FDA Posts Adverse Event Report Data for Animal Drugs and Devices Used in Animals to Increase Transparency
April 3, 2019
In its continuing commitment to increase transparency, the U.S. Food and Drug Administration’s Center for Veterinary Medicine (CVM) is announcing today the availability of data from over 30 years of adverse event reports related to animal drugs and devices used in animals. Previously, this detailed level of data was only available via a Freedom of Information Act request, and now this information is electronically accessible to the public and available for automated searching.
The posting will include reports associated with approved animal drugs, unapproved/compounded drugs used in animals and devices used in animals and will be accessible via openFDA.gov, a platform used by researchers, statisticians and other academics to access large, valuable public health datasets collected by the agency.
The CVM’s Adverse Event Reporting (AER) system is one of the post-market surveillance tools that the FDA uses to monitor the animal and human user safety of animal drugs and devices used in animals, as well as the efficacy of these products. Manufacturers of FDA-approved animal drugs are required to report adverse events to the agency. The dataset also includes voluntary reports from a variety of sources, including pet owners, animal producers, veterinarians and other health care providers.
The FDA anticipates that this increased transparency will help to spur veterinarians, pet owners and other animal care providers, and members of the public to enhance reporting to the FDA or product manufacturers when animals experience adverse events after receiving an animal drug or using a device. Complete and detailed reports are immensely helpful to the agency when identifying safety signals and determining which products may require additional investigation.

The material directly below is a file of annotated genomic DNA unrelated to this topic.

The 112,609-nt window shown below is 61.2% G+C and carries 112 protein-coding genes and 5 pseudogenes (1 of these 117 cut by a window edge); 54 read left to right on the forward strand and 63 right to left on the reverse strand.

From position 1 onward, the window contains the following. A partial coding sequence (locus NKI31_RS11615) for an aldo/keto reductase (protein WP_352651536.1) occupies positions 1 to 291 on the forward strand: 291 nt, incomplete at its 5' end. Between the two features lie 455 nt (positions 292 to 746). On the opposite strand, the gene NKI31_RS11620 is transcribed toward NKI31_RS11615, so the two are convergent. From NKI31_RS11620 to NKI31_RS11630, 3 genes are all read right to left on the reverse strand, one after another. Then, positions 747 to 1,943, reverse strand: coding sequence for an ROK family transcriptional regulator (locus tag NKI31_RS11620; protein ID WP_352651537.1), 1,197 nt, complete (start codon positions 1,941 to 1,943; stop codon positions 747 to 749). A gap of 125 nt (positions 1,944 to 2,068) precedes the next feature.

The CVM AER system captures adverse events or product defect reports related to animal drugs or devices used in animals. These can include minor to major health-related events, but also complaints about an off-color of a product, defective packaging and other non-health-related issues. However, it’s also important to understand the information in the database is as reported to the FDA, and the agency has not necessarily determined if the products in question were the actual cause of the events reported.
The animal drug and device AER data that CVM posted on openFDA.gov today covers the period from January 1, 1987 to September 30, 2018. The FDA will update the information quarterly to ensure that the public has the most current information available about adverse events reported to CVM in relation to animal drugs and devices. The next dataset will become available later this month and will cover the time period from September 30, 2018 to December 31, 2018.
To learn more about openFDA and how to conduct a search, visit https://open.fda.gov/apis/.
For Additional Information:
For questions, Contact CVM.